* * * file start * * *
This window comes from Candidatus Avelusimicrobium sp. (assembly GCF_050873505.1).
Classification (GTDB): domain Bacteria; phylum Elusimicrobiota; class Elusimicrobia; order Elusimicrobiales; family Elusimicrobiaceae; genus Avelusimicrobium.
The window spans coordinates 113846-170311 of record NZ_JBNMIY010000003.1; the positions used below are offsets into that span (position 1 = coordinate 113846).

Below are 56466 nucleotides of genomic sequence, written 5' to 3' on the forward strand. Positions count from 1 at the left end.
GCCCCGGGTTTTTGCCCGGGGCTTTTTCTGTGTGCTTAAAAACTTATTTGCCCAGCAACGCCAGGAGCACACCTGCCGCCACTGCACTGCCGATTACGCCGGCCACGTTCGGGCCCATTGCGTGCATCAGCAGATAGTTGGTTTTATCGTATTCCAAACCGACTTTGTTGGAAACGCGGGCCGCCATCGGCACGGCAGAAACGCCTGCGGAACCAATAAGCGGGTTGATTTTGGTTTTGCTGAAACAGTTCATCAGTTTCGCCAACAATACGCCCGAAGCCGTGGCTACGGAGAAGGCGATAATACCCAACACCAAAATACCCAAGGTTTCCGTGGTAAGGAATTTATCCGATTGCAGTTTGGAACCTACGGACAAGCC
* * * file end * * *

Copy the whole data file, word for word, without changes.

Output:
This window comes from Candidatus Avelusimicrobium sp. (assembly GCF_050873505.1).
Classification (GTDB): domain Bacteria; phylum Elusimicrobiota; class Elusimicrobia; order Elusimicrobiales; family Elusimicrobiaceae; genus Avelusimicrobium.
The window spans coordinates 113846-170311 of record NZ_JBNMIY010000003.1; the positions used below are offsets into that span (position 1 = coordinate 113846).

Below are 56466 nucleotides of genomic sequence, written 5' to 3' on the forward strand. Positions count from 1 at the left end.
GCCCCGGGTTTTTGCCCGGGGCTTTTTCTGTGTGCTTAAAAACTTATTTGCCCAGCAACGCCAGGAGCACACCTGCCGCCACTGCACTGCCGATTACGCCGGCCACGTTCGGGCCCATTGCGTGCATCAGCAGATAGTTGGTTTTATCGTATTCCAAACCGACTTTGTTGGAAACGCGGGCCGCCATCGGCACGGCAGAAACGCCTGCGGAACCAATAAGCGGGTTGATTTTGGTTTTGCTGAAACAGTTCATCAGTTTCGCCAACAATACGCCCGAAGCCGTGGCTACGGAGAAGGCGATAATACCCAACACCAAAATACCCAAGGTTTCCGTGGTAAGGAATTTATCCGATTGCAGTTTGGAACCTACGGACAAGCC